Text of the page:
YouTube – it’s a weird, wonderful, lawless land where anything (and we mean anything) can become a global sensation seemingly overnight. Don’t believe us? Check out these trends that took the world (and our kids) by storm, for reasons we couldn’t possibly begin to explain.
For the uninitiated, ASMR – autonomous sensory meridian response – is a sensation best characterised by a ‘tingling’ feeling typically caused by auditory or visual triggers. ASMR has also been referred to as a ‘brain massage’, a ‘head tingle’ and even a ‘brain orgasm’ – and if you still don’t know what we’re talking about, it’s possible that you’re one of the people who simply don’t experience. ASMR is still pretty under-researched. Surprisingly, YouTube has been the catalyst that’s thrust it into the limelight and made people realise that no, those tingles they feel when they hear a whisper or someone turning the pages of a book aren’t weird. YouTube is full of ‘ASMRtists’, as they’re colloquially known, with some more famous than others – Gibi ASMR, Gentle Whispering ASMR and ASMR Darling are some of the most subscribed to ASMRtists around.
When mukbang first made an appearance in mainstream western culture – it had been popular in Korea since 2010 – people were confused. Why were videos and live streams of people eating attracting such huge audiences? Despite the confusion, it didn’t take YouTube stars long to jump on board – if eating enormous Taco Bell orders or chowing down on a seafood buffet were all it took for people to watch their videos, you didn’t need to ask them twice. A number of mukbang (or ‘eating show’) variations have popped up since, with people filming everything from ‘mukbang Q+A’s to mukbangs with extremely spicy food. If mukbangs have taught us anything, it’s that food is a universal language and – much like with ASMR – the most random and mundane tasks can be the most intriguing to watch.
The 100 Layers Challenge
What do wax, t-shirts, nail polish, glue and lipstick all have in common? They’re all things that people have tried to wear 100 layers of. The origins of this challenge have been attributed to ‘Simply Nailogical’, who claimed to go where no nail polisher had gone before – a nail polish mountain. And, to be fair, her end result was a mountainous pile of polish that looked immune to the powers of nail polish remover. Since then, people have applied 100 false eyelashes, 100 layers of glue to their face (we really don’t recommend that one) and 100 layers of melted chocolate to their bodies. All we can say is, we’re pretty glad this challenge has lost momentum.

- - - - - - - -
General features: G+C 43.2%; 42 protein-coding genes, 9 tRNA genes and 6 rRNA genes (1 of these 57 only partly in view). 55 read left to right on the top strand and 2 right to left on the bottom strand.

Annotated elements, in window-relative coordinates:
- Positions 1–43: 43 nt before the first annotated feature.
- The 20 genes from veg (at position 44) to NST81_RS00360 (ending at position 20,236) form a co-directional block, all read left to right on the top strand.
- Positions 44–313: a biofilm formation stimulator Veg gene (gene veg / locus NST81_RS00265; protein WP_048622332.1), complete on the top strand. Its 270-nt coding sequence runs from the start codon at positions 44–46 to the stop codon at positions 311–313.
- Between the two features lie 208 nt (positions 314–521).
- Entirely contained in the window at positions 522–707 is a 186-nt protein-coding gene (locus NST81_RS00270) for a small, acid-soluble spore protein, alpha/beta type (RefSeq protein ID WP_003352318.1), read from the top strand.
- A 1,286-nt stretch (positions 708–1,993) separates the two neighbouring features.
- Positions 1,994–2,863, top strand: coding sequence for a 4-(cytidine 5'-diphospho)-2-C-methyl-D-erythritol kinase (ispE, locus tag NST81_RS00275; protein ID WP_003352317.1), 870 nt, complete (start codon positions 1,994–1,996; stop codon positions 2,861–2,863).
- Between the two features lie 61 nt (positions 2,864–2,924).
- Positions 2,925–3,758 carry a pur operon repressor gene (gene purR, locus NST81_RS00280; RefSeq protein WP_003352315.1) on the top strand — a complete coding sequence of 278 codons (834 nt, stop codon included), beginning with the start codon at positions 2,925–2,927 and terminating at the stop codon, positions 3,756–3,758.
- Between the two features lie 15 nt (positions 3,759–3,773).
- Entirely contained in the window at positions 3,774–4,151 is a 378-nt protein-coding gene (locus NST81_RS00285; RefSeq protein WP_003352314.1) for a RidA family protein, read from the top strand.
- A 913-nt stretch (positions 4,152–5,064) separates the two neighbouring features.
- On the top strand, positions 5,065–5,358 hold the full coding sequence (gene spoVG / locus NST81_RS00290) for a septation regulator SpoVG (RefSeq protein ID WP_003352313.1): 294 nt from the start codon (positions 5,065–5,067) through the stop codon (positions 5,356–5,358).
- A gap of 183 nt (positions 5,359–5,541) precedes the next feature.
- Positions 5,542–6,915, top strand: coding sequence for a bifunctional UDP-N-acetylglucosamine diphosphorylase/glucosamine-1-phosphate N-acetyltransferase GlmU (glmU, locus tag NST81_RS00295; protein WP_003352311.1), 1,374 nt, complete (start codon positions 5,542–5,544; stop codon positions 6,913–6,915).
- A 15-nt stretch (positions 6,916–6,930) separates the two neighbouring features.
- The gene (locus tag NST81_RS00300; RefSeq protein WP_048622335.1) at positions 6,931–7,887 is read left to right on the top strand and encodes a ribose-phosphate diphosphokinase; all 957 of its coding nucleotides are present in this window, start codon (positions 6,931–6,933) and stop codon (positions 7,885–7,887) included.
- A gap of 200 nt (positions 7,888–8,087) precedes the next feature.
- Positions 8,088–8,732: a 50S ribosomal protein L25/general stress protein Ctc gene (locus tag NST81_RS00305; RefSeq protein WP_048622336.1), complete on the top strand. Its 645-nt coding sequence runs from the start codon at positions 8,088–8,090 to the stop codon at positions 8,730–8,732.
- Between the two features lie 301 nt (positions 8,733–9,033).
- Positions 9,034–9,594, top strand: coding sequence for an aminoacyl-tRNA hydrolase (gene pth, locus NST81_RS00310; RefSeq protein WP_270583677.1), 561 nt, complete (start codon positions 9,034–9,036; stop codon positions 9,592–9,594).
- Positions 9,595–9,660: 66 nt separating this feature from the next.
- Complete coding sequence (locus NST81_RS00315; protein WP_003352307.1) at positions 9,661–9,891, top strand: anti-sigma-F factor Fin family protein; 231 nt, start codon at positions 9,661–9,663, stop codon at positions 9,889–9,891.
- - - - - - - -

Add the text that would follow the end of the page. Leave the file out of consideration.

Pimple popping and bone-cracking
Depending on who you ask, they’re some of our most disgusting – or, most satisfying – bodily functions. So, it’s little surprise that pimple popping and, more recently, bone cracking videos have made it big on YouTube. In the weird world of pimple popping, one woman reigns supreme – and her success isn’t just marked by her 5.6 million subscribers. Dr Sandra Lee (aka Dr Pimple Popper) is without a doubt the most popular YouTuber of her kind, and her fame has translated into cold, hard cash – US$12million, to be exact. Bone cracking, on the other hand, is a little newer on the scene. Much like any other ASMR-style video, people love watching other people getting their bones cracked for the sound effects. Dr Joseph Cipriano DC and Chiropractic Cracks are two channels that will get you started.
The Pause Challenge
We’ve saved the most idiotic for last. The premise of the ‘Pause Challenge’ is simple – one person has the power to ‘pause’ another, who can only move when the ‘pauser’ presses ‘play’. Hilarity (and, sometimes, danger) ensues. It doesn’t sound too crazy, until someone gets paused in the middle of crossing the road, underwater, while driving or while they’re straightening their hair. More innocent adaptations of the game have forced players to pour a mountain of tomato sauce on their burgers, drink litres of milk and stop running suddenly on the treadmill (okay, so they’re pretty much always dangerous).
Who knows what we’re going to see pop up on YouTube next? All we do know is, we’re forever going to be asking our kids to explain it for us.